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Oolong Tea Oxidation

Oolong tea (also spelled wulong tea or wu long tea) is a semi-oxidized tea. Tea oxidation is commonly referred to as tea fermentation but this term is misleading. Strictly speaking, fermentation is an anaerobic process, but tea oxidation involves exposing tea leaves to the air. Tea oxidation is one of many steps in the production of oolong tea.

Oolong tea from Taiwan is grown from the Camellia Sinensis plant. All tea -  black tea, green tea, and Oolong tea come from the same plant, and it is largely the degree of oxidation that differentiates them.

Green tea is un-oxidized, and black tea is fully oxidized. Oolong tea is in the middle of tea oxidation - usually between 20% and 80% oxidation.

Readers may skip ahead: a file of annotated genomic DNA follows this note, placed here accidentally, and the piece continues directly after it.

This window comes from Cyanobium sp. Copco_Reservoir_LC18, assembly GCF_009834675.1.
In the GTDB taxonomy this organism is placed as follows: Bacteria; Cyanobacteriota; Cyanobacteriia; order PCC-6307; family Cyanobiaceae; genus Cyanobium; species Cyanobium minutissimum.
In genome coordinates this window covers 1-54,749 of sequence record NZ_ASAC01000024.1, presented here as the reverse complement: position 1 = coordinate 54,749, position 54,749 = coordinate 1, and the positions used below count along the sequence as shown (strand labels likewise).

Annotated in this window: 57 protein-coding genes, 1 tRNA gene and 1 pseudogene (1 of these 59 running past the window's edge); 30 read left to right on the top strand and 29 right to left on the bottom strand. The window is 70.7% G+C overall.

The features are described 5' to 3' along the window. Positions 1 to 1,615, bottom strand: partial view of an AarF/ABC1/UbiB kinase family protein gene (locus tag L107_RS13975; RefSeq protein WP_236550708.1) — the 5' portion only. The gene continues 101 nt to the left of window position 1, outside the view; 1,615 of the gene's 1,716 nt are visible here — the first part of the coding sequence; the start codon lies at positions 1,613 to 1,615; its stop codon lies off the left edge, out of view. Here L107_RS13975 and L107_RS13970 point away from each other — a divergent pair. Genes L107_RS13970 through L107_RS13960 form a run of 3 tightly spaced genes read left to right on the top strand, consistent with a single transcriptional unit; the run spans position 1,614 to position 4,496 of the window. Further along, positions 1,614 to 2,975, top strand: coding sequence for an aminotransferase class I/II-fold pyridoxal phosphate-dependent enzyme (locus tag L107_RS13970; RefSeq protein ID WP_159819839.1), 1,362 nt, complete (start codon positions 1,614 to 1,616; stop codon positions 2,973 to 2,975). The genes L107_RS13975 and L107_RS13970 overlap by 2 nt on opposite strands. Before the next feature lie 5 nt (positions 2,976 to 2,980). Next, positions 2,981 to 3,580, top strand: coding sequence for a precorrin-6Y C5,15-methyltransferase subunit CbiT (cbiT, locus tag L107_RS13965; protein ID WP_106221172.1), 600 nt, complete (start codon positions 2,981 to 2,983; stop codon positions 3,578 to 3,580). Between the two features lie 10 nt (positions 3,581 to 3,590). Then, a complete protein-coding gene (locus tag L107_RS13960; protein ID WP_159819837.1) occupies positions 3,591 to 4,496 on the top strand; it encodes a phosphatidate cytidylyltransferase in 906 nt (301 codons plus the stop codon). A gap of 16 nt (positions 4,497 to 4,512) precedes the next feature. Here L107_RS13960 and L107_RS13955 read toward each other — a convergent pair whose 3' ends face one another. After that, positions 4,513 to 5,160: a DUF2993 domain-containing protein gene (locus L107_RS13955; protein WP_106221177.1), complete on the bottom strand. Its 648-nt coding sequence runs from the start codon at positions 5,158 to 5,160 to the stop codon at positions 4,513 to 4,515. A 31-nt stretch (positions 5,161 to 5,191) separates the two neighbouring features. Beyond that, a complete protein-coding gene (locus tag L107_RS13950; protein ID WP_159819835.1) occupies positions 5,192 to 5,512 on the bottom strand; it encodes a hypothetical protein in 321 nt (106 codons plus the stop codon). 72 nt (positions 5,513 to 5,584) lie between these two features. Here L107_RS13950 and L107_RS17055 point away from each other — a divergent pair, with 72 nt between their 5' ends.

One of the first steps in processing Taiwan oolong tea is to toss the leaves in large bamboo baskets. This bruises the leaves so that they oxidize evenly. After this tossing, the fresh leaves are left exposed to the air. The leaves react with the oxygen and begin to turn brown, much as leaves from a tree turn brown after they fall from the tree.

The oolong tea oxidation process is stopped by pan roasting the leaves. Judging the correct time for pan roasting the oolong tea leaves requires extensive experience in oolong tea processing. Tea masters participate in oolong tea processing competitions to demonstrate their skill at this fine art.

The many steps involved in processing tea leaves into fine oolong tea from Taiwan is one of the reasons why Taiwan oolong tea is so valued by tea connoisseurs around the world. Buy oolong tea today and start enjoying this wonderful, healthful beverage.

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